A nationwide, prestigiously academic effort in the study of women and girls with autism

The Hughes Brothers know of a major study of girls with autism, and adult women as well, being conducted in collaborative research at Harvard University, the University of California, Los Angeles, and the University of Washington. This study, a far-reaching and ongoing search for clinical information, will follow participants through their childhood and on to early adulthood. The researchers are spending time with, asking pointed questions of families of these girls, these women because they know firsthand the most problematic behaviors, the most troublesome symptoms of ASD. And the most helpful solutions thereto.

The study goes far beyond autism: brain scans, genetic testing and other such measures will tell us much about developmental differences in girls and boys attributable to autism, as opposed to gender. But also raising questions about whether autism affects sex differences in the brain and, ultimately how genetic and environmental factors come together in the production of gender-particular behaviors.

The Hughes Brothers have much more to say on the subject.

Please stand by.

The telltale signs then, the key indicators of a need for evaluation

As promised in the article just previous, the Hughes Brothers have gathered these most frequent, strongest signs that a girl – your daughter perhaps — should see an expert clinician.

We’ll try to be succinct, as academically accurate as we can. Serious business here. You should be concerned if the following behaviors assert themselves repeatedly, unavoidably.

· Your daughter depends on other children for help through her day, friends who guide her social interaction, who sometimes even speak for her. These friends, almost always other girls, take her through the school day and on into those hours of free time when their influence may change, but remain strong and present nonetheless.

· A particularly poignant and altogether predictive behavior here, as she turns to very specific, very limited, very focused interests, interests for which she shows intense, passionate, ongoing and enduring enthusiasm. Look especially for a subset of interests, her gathering of information about the details of a book or a movie or a television show; that is, the overreaching scope of the plot, the development of main characters prove less absorbing to her than the minutiae behind them – the props in the production, perhaps, or its locale, maybe the actors themselves far apart from the roles they play. Listen here for her talk. Is it repetitive, seemingly endless? Does she seem uninterested in the larger story involved, focusing instead on these restricted, almost obsessive details so very important to her?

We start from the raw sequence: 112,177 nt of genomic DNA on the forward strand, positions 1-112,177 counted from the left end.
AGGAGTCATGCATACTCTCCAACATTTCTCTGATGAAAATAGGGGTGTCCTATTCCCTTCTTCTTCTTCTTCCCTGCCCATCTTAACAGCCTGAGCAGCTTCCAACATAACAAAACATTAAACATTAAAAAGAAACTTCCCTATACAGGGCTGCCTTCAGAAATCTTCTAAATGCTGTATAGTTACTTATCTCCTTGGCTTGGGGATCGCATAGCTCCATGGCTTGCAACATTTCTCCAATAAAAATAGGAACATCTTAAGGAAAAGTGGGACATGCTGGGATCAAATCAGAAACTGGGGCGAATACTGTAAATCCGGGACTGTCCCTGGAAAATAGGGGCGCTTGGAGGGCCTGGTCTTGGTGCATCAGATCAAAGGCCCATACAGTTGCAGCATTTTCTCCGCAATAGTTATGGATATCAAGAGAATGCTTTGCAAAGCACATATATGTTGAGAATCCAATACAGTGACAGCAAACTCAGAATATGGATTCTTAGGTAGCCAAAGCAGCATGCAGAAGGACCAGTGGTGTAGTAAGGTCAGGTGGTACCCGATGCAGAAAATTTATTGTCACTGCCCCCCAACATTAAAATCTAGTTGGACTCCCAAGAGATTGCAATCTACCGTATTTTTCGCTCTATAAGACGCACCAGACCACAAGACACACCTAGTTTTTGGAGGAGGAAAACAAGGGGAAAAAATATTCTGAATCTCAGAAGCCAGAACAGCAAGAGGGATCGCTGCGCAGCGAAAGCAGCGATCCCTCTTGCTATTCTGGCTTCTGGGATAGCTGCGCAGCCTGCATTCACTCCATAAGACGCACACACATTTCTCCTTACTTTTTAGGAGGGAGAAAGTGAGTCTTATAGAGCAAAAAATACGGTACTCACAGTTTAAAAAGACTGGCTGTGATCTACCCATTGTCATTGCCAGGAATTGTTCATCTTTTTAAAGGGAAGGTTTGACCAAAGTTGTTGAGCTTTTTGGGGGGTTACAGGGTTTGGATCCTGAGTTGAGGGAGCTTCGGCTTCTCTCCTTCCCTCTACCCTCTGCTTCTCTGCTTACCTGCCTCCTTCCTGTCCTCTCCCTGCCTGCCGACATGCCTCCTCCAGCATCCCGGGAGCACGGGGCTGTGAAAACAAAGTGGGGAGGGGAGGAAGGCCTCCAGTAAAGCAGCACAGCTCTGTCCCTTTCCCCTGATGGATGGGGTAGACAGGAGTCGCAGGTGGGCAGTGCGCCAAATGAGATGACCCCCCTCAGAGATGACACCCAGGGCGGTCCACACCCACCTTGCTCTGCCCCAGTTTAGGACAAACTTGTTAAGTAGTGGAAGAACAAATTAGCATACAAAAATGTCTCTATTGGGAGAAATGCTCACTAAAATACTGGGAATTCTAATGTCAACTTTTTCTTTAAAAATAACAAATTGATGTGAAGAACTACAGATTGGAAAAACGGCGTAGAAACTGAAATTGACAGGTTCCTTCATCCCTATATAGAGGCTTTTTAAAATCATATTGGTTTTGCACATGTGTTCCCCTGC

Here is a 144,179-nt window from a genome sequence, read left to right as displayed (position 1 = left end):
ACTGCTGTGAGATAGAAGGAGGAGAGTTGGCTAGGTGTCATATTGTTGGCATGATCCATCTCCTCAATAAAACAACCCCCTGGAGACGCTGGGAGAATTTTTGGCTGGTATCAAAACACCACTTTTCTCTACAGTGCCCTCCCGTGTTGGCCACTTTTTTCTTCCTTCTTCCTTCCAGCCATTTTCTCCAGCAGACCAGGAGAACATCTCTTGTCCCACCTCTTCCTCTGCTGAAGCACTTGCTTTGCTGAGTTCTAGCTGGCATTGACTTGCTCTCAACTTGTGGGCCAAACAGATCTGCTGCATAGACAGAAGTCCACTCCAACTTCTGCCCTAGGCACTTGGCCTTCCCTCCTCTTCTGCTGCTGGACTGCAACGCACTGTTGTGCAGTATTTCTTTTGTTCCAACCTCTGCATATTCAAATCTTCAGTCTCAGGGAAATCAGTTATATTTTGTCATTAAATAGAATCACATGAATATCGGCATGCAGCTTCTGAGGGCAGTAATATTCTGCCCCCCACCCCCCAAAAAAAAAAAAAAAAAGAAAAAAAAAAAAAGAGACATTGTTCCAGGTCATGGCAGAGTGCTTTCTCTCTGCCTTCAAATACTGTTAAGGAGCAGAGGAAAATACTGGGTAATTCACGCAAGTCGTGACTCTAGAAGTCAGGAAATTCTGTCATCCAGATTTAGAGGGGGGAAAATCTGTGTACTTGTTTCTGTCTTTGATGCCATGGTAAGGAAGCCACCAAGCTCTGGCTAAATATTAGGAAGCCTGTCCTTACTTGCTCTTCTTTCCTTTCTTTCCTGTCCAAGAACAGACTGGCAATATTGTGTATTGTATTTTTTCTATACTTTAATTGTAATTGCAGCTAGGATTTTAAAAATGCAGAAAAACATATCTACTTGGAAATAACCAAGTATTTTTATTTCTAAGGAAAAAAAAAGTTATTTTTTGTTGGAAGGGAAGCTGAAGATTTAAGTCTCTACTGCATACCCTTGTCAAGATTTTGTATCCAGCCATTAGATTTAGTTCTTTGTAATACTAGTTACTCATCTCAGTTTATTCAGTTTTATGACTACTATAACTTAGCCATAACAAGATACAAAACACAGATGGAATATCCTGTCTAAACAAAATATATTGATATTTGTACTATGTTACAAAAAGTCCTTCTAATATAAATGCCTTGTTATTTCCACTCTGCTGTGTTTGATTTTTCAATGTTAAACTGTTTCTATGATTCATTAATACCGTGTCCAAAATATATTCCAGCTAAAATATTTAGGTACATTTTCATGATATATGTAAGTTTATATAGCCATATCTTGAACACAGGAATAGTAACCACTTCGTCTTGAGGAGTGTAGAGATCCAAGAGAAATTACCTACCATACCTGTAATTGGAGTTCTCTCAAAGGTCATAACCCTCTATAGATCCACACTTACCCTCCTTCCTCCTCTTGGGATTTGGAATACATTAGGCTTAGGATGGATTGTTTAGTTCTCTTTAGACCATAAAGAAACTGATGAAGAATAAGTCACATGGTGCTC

· Your daughter demonstrates unusual sensitivity to intrusive sensory inputs – a sudden burst of loud music maybe or the sudden turning on a light in a darkened room or the odor of fried foods coming from a nearby hamburger stand. This sensitivity goes far beyond surprise or momentary discomfort. We’re talking over-the-top reaction to sensory stimuli that should present no more than a momentary, a fleeting response. The Hughes Brothers advise that these sorts of challenges are by no means restricted to autism. They remain, however, an indicator of the possible presence of the disorder.

· Her conversation concerns herself only, her interests alone. On the topics of her fascination, she may talk at length, with verve and humor. On the other hand, she seems uninterested in, even dismissive, of other people’s topics of conversation. This standoffishness may very well be interfering with her friendships, her ability to function in groups of her peers.

· Frustration is not her friend. She has no “medium” setting. Her feelings, and their expression, fly out of control at the first sign of frustration. She may melt down, reverting to the raging tantrums of a three-year-old. Unfortunately, such episodes may likely occur at school or in another setting where such behavior will lead to quick disciplinary action, further compounding her heartache.

· Watch for indications of anxiety or depression. While such feelings are far from unusual in teenagers, her symptoms may run much deeper, much more painful than the expectable angst of being an adolescent.

· Her friendships come and go. The longevity of her relationships with her other girls just disappears. And then, so sadly, when she loses a friend, she remains clueless, utterly unable to recognize her role in the damaged relationship. Sometimes, these difficulties arise – in the competitive, peer-pressurized environment of middle school – because of her inability to fit into the cultural norm of the moment, whether in choice of clothing, styling of one’s hair, or the vocabulary of the clique. She has just such a very hard time keeping pace with the demands of fitting in, however nonsensical and fleeting those demands might be.

More to come on this subject from the Hughes Brothers. Excuse us while we regroup.

Might a little girl you love be autistic?

A parent might confront few questions more troubling than this determination of if, and where, a loved one might place of the spectrum of autism disorders. And the answers do not come easily: the signs of autism in girls and women differ significantly from those in boys – a difficulty compounded by the fact that these signs, these indicators of a diagnosis, can be so often missed, overlooked, especially in cases of high-functioning autism.